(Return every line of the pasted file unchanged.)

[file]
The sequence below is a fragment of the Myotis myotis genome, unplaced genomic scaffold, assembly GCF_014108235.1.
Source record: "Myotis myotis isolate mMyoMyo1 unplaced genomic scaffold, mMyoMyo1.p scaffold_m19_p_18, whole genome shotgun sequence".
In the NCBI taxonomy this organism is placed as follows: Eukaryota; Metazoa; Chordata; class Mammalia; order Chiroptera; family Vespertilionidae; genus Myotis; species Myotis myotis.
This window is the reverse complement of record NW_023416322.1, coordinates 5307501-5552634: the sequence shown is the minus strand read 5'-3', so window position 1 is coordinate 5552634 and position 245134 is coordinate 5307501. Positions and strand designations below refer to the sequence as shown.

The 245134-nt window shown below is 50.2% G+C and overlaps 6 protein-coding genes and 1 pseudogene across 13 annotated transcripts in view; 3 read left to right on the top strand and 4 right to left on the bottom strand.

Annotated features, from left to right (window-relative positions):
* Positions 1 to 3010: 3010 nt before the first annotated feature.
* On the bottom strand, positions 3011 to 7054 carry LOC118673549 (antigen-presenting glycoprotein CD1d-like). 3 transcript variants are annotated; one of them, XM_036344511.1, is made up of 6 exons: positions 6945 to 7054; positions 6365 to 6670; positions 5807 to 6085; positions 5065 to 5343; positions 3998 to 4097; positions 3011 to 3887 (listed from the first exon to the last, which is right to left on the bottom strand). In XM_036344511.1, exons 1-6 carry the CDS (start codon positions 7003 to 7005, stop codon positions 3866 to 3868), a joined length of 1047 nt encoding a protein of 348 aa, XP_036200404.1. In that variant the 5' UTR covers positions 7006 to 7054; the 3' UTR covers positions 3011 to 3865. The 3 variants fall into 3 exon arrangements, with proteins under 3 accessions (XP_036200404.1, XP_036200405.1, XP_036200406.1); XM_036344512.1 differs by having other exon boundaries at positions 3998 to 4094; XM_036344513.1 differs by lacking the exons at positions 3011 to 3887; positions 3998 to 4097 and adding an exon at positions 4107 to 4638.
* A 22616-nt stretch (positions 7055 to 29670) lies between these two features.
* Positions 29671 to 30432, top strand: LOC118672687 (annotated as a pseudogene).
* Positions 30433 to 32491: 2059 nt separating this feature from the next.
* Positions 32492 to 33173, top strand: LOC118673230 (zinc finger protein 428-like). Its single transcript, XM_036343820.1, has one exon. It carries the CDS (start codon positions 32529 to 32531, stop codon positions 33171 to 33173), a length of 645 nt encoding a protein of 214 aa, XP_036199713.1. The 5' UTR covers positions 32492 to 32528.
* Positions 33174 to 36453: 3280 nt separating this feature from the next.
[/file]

The sequence below is a fragment of the Myotis myotis genome, unplaced genomic scaffold, assembly GCF_014108235.1.
Source record: "Myotis myotis isolate mMyoMyo1 unplaced genomic scaffold, mMyoMyo1.p scaffold_m19_p_18, whole genome shotgun sequence".
In the NCBI taxonomy this organism is placed as follows: Eukaryota; Metazoa; Chordata; class Mammalia; order Chiroptera; family Vespertilionidae; genus Myotis; species Myotis myotis.
This window is the reverse complement of record NW_023416322.1, coordinates 5307501-5552634: the sequence shown is the minus strand read 5'-3', so window position 1 is coordinate 5552634 and position 245134 is coordinate 5307501. Positions and strand designations below refer to the sequence as shown.

The 245134-nt window shown below is 50.2% G+C and overlaps 6 protein-coding genes and 1 pseudogene across 13 annotated transcripts in view; 3 read left to right on the top strand and 4 right to left on the bottom strand.

Annotated features, from left to right (window-relative positions):
* Positions 1 to 3010: 3010 nt before the first annotated feature.
* On the bottom strand, positions 3011 to 7054 carry LOC118673549 (antigen-presenting glycoprotein CD1d-like). 3 transcript variants are annotated; one of them, XM_036344511.1, is made up of 6 exons: positions 6945 to 7054; positions 6365 to 6670; positions 5807 to 6085; positions 5065 to 5343; positions 3998 to 4097; positions 3011 to 3887 (listed from the first exon to the last, which is right to left on the bottom strand). In XM_036344511.1, exons 1-6 carry the CDS (start codon positions 7003 to 7005, stop codon positions 3866 to 3868), a joined length of 1047 nt encoding a protein of 348 aa, XP_036200404.1. In that variant the 5' UTR covers positions 7006 to 7054; the 3' UTR covers positions 3011 to 3865. The 3 variants fall into 3 exon arrangements, with proteins under 3 accessions (XP_036200404.1, XP_036200405.1, XP_036200406.1); XM_036344512.1 differs by having other exon boundaries at positions 3998 to 4094; XM_036344513.1 differs by lacking the exons at positions 3011 to 3887; positions 3998 to 4097 and adding an exon at positions 4107 to 4638.
* A 22616-nt stretch (positions 7055 to 29670) lies between these two features.
* Positions 29671 to 30432, top strand: LOC118672687 (annotated as a pseudogene).
* Positions 30433 to 32491: 2059 nt separating this feature from the next.
* Positions 32492 to 33173, top strand: LOC118673230 (zinc finger protein 428-like). Its single transcript, XM_036343820.1, has one exon. It carries the CDS (start codon positions 32529 to 32531, stop codon positions 33171 to 33173), a length of 645 nt encoding a protein of 214 aa, XP_036199713.1. The 5' UTR covers positions 32492 to 32528.
* Positions 33174 to 36453: 3280 nt separating this feature from the next.